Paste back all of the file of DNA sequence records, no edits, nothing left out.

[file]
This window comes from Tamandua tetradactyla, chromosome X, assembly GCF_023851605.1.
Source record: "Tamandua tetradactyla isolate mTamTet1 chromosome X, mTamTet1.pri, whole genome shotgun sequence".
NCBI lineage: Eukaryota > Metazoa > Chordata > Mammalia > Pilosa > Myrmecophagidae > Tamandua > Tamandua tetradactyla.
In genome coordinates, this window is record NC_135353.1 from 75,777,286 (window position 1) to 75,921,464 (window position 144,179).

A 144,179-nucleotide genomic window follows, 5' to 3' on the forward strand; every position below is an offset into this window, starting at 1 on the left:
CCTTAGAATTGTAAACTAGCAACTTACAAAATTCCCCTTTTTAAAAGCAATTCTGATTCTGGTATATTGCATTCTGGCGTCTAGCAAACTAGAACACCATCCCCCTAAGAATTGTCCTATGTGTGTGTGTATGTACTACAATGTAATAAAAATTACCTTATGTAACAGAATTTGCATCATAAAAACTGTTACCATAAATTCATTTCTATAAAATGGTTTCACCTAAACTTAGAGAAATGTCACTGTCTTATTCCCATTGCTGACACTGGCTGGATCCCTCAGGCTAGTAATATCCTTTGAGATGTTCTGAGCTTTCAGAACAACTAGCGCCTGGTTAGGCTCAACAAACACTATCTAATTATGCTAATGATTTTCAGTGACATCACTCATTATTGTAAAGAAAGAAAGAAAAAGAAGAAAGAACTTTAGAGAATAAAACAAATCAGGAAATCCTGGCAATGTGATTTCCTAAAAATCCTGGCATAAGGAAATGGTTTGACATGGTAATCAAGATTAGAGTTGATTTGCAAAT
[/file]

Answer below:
This window comes from Tamandua tetradactyla, chromosome X, assembly GCF_023851605.1.
Source record: "Tamandua tetradactyla isolate mTamTet1 chromosome X, mTamTet1.pri, whole genome shotgun sequence".
NCBI lineage: Eukaryota > Metazoa > Chordata > Mammalia > Pilosa > Myrmecophagidae > Tamandua > Tamandua tetradactyla.
In genome coordinates, this window is record NC_135353.1 from 75,777,286 (window position 1) to 75,921,464 (window position 144,179).

A 144,179-nucleotide genomic window follows, 5' to 3' on the forward strand; every position below is an offset into this window, starting at 1 on the left:
CCTTAGAATTGTAAACTAGCAACTTACAAAATTCCCCTTTTTAAAAGCAATTCTGATTCTGGTATATTGCATTCTGGCGTCTAGCAAACTAGAACACCATCCCCCTAAGAATTGTCCTATGTGTGTGTGTATGTACTACAATGTAATAAAAATTACCTTATGTAACAGAATTTGCATCATAAAAACTGTTACCATAAATTCATTTCTATAAAATGGTTTCACCTAAACTTAGAGAAATGTCACTGTCTTATTCCCATTGCTGACACTGGCTGGATCCCTCAGGCTAGTAATATCCTTTGAGATGTTCTGAGCTTTCAGAACAACTAGCGCCTGGTTAGGCTCAACAAACACTATCTAATTATGCTAATGATTTTCAGTGACATCACTCATTATTGTAAAGAAAGAAAGAAAAAGAAGAAAGAACTTTAGAGAATAAAACAAATCAGGAAATCCTGGCAATGTGATTTCCTAAAAATCCTGGCATAAGGAAATGGTTTGACATGGTAATCAAGATTAGAGTTGATTTGCAAAT